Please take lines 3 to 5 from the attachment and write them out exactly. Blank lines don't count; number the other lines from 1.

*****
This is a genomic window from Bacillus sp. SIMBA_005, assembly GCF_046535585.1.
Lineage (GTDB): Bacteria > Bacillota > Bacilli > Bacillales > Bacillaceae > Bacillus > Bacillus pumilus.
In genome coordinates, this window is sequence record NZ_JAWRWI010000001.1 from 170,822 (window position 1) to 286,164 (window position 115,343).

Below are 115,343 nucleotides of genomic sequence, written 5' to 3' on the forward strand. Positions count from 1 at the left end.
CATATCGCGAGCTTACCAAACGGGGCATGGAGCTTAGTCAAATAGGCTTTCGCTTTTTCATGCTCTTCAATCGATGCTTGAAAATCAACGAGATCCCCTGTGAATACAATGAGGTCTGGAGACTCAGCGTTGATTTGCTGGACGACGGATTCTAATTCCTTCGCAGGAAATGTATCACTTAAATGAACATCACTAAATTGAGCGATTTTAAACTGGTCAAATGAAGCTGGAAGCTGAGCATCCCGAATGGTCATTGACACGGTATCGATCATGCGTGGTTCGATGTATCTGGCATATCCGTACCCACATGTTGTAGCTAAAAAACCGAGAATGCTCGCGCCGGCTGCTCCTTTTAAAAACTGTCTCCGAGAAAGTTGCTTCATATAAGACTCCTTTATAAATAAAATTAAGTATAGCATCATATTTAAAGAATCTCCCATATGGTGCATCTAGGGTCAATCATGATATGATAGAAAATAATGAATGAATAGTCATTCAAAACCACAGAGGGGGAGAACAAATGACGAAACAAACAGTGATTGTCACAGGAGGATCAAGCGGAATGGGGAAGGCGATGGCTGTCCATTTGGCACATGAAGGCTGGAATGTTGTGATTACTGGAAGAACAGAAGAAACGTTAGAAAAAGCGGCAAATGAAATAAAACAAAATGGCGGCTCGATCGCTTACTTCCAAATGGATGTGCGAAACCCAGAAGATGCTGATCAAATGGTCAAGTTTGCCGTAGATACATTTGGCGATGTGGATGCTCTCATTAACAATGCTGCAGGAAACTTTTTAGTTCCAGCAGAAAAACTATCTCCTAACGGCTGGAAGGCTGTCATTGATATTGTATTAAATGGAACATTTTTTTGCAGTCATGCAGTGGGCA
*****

In genome coordinates, this window is sequence record NZ_JAWRWI010000001.1 from 170,822 (window position 1) to 286,164 (window position 115,343).

Below are 115,343 nucleotides of genomic sequence, written 5' to 3' on the forward strand. Positions count from 1 at the left end.
CATATCGCGAGCTTACCAAACGGGGCATGGAGCTTAGTCAAATAGGCTTTCGCTTTTTCATGCTCTTCAATCGATGCTTGAAAATCAACGAGATCCCCTGTGAATACAATGAGGTCTGGAGACTCAGCGTTGATTTGCTGGACGACGGATTCTAATTCCTTCGCAGGAAATGTATCACTTAAATGAACATCACTAAATTGAGCGATTTTAAACTGGTCAAATGAAGCTGGAAGCTGAGCATCCCGAATGGTCATTGACACGGTATCGATCATGCGTGGTTCGATGTATCTGGCATATCCGTACCCACATGTTGTAGCTAAAAAACCGAGAATGCTCGCGCCGGCTGCTCCTTTTAAAAACTGTCTCCGAGAAAGTTGCTTCATATAAGACTCCTTTATAAATAAAATTAAGTATAGCATCATATTTAAAGAATCTCCCATATGGTGCATCTAGGGTCAATCATGATATGATAGAAAATAATGAATGAATAGTCATTCAAAACCACAGAGGGGGAGAACAAATGACGAAACAAACAGTGATTGTCACAGGAGGATCAAGCGGAATGGGGAAGGCGATGGCTGTCCATTTGGCACATGAAGGCTGGAATGTTGTGATTACTGGAAGAACAGAAGAAACGTTAGAAAAAGCGGCAAATGAAATAAAACAAAATGGCGGCTCGATCGCTTACTTCCAAATGGATGTGCGAAACCCAGAAGATGCTGATCAAATGGTCAAGTTTGCCGTAGATACATTTGGCGATGTGGATGCTCTCATTAACAATGCTGCAGGAAACTTTTTAGTTCCAGCAGAAAAACTATCTCCTAACGGCTGGAAGGCTGTCATTGATATTGTATTAAATGGAACATTTTTTTGCAGTCATGCAGTGGGCA